My aunt and uncle called the other day. Would I like a set of dishes? Would I like a desk? While I was tempted by the dishes as I have a weakness for vintage china, I could not squeeze room in my china cabinet for one more teacup let alone an entire set. But when my uncle told me this desk had been in the family since the 1880s or so, he definitely piqued my interest. “Tell me more about the history”
He thought it was from his dad’s side of the family and was told someone made it maybe as payment for a debt, or to pay for his room and board. Or was it someone in the family made it? He didn’t know much and sounded like one who has been told the history of the piece when he was younger but hadn’t really been listening at the time. He mentioned someone had written a name on the underside of one of the drawers…maybe Morris or Maurice? Maybe he is the carpenter? My mind instantly jumped to “no…if it says Maurice then it is not from his father’s side, but his mother’s side. I knew in our family tree there is a Maurice who was his mother’s uncle.
Without knowing what it even looked like, I accepted. They are retiring to Mexico soon and can’t take it with them. I couldn’t take the risk of having it sold at a garage sale and disappearing from the family. I’m the sentimental old genealogist of the family so was their first choice to inherit the piece. Surely I can make room for a seventh desk in my house?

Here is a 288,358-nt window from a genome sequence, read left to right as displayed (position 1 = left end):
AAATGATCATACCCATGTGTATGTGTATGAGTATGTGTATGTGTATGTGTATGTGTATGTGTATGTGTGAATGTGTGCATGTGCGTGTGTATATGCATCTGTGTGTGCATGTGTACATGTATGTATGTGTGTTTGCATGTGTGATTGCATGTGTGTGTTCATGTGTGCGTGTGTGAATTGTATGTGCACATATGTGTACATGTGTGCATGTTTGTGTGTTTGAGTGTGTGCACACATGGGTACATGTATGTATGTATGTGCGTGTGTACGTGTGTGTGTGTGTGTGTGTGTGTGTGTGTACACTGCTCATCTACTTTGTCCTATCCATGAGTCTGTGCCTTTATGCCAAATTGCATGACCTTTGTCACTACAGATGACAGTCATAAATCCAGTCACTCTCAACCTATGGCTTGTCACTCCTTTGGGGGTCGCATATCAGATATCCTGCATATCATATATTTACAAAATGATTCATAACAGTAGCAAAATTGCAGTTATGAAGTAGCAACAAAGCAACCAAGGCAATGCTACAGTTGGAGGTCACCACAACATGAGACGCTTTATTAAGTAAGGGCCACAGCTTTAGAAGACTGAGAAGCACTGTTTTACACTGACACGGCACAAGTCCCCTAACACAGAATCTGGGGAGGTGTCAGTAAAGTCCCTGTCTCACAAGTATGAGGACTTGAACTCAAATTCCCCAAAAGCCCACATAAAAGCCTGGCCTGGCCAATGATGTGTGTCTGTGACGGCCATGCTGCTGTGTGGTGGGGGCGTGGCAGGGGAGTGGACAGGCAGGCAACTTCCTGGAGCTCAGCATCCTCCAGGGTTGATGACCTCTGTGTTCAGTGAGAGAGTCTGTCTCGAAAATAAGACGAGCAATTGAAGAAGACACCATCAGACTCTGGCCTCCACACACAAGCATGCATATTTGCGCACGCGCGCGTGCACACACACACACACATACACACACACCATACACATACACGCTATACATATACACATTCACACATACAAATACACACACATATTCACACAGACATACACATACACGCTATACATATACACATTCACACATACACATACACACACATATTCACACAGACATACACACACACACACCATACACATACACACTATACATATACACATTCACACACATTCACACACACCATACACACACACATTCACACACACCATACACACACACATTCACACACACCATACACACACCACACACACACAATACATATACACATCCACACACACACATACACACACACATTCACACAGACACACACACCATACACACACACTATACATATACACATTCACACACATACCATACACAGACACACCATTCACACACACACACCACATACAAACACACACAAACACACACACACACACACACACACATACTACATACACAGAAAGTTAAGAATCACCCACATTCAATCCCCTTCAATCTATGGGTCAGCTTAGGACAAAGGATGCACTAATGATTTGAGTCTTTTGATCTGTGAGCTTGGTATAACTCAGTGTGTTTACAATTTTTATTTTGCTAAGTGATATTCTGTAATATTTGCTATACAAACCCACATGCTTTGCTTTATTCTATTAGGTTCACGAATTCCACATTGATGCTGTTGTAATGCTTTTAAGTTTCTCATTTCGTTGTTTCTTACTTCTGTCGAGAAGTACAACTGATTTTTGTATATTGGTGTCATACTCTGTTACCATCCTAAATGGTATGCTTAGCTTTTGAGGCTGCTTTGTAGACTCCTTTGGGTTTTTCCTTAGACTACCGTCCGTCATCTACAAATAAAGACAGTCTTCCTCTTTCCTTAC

My husband and I arrived with our pickup to get the desk on the next sunny dry day. To my relief, it was a rather attractive, if not slightly primitive but not overly large desk.
While I had dreams of opening the drawers and finding them stuffed full of family letters, cards, and documents also dating back to the 1880s, alas, that was not to be. What a genealogy treasure that would be! My uncle did pass along several papers and more importantly a questionnaire booklet his mother had filled out decades ago. It was one of those school projects kids do …have your grandparent answer these questions about what life was like for them growing up. Nice find! While I already knew the answer to many of the questions, one certain question intrigued me. “Are there any family treasures that have been passed down in the family? In her answer she writes about the desk. My desk! Proof positive that it came from her family, not her husband’s.
As soon as the desk had been placed in our living room, I started pulling out all the drawers and inspecting them. There it was. In pencil “Maurice” in little boy handwriting. That would date the desk in the house by to around 1900 when Maurice was 6-10 years old. On another drawer was even more detailed writing. Maurice’s older sister Nellie had written the birthdates of herself and another sister. My genealogical records I found were off by one day. I had some corrections to do!
Although my little cottage style house doesn’t really have room for, or need another desk, I am grateful to be the recipient of this family treasure. A month ago I didn’t even know it existed. I managed to squeeze it in to my living room, and will need to do some adjustments to placements of all the furniture for it to look right. I am anxious to rehang the artwork on the wall behind it. (Yay, just what my husband loves…more holes in the drywall!) I have already decided I will use the desk to store all my genealogy research and little family treasures I have collected. The old books inscribed with family signatures will belong here. Great grandmother’s round box full of buttons will go there. Great grandfather’s desk clock will go there. It will fit right in.
All because I inherited a desk.